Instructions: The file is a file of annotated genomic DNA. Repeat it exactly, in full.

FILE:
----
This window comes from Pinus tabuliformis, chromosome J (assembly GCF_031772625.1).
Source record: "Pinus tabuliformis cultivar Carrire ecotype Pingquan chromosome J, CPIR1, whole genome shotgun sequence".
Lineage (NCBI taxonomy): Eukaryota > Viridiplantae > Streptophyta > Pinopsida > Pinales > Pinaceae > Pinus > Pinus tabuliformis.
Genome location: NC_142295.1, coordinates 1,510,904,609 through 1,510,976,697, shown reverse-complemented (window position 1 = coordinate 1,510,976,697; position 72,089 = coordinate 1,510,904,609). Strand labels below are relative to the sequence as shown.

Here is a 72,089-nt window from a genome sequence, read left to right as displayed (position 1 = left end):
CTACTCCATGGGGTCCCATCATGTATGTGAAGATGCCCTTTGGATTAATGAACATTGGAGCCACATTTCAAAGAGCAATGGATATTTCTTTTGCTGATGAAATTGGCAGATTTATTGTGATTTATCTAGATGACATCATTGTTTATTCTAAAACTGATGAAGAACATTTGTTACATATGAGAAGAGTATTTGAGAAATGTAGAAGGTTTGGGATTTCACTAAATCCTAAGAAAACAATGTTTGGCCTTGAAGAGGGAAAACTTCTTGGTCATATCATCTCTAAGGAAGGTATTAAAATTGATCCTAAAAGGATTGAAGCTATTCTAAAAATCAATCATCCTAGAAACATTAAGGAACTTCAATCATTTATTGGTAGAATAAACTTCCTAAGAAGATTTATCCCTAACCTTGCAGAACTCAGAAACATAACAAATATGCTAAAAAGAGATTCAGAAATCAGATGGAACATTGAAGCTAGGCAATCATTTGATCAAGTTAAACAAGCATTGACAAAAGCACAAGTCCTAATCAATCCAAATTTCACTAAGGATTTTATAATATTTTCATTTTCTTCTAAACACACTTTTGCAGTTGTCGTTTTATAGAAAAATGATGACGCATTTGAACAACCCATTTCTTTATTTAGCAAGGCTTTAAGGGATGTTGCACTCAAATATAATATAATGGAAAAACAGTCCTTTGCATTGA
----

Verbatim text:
This window comes from Pinus tabuliformis, chromosome J (assembly GCF_031772625.1).
Source record: "Pinus tabuliformis cultivar Carrire ecotype Pingquan chromosome J, CPIR1, whole genome shotgun sequence".
Lineage (NCBI taxonomy): Eukaryota > Viridiplantae > Streptophyta > Pinopsida > Pinales > Pinaceae > Pinus > Pinus tabuliformis.
Genome location: NC_142295.1, coordinates 1,510,904,609 through 1,510,976,697, shown reverse-complemented (window position 1 = coordinate 1,510,976,697; position 72,089 = coordinate 1,510,904,609). Strand labels below are relative to the sequence as shown.

Here is a 72,089-nt window from a genome sequence, read left to right as displayed (position 1 = left end):
CTACTCCATGGGGTCCCATCATGTATGTGAAGATGCCCTTTGGATTAATGAACATTGGAGCCACATTTCAAAGAGCAATGGATATTTCTTTTGCTGATGAAATTGGCAGATTTATTGTGATTTATCTAGATGACATCATTGTTTATTCTAAAACTGATGAAGAACATTTGTTACATATGAGAAGAGTATTTGAGAAATGTAGAAGGTTTGGGATTTCACTAAATCCTAAGAAAACAATGTTTGGCCTTGAAGAGGGAAAACTTCTTGGTCATATCATCTCTAAGGAAGGTATTAAAATTGATCCTAAAAGGATTGAAGCTATTCTAAAAATCAATCATCCTAGAAACATTAAGGAACTTCAATCATTTATTGGTAGAATAAACTTCCTAAGAAGATTTATCCCTAACCTTGCAGAACTCAGAAACATAACAAATATGCTAAAAAGAGATTCAGAAATCAGATGGAACATTGAAGCTAGGCAATCATTTGATCAAGTTAAACAAGCATTGACAAAAGCACAAGTCCTAATCAATCCAAATTTCACTAAGGATTTTATAATATTTTCATTTTCTTCTAAACACACTTTTGCAGTTGTCGTTTTATAGAAAAATGATGACGCATTTGAACAACCCATTTCTTTATTTAGCAAGGCTTTAAGGGATGTTGCACTCAAATATAATATAATGGAAAAACAGTCCTTTGCATTGA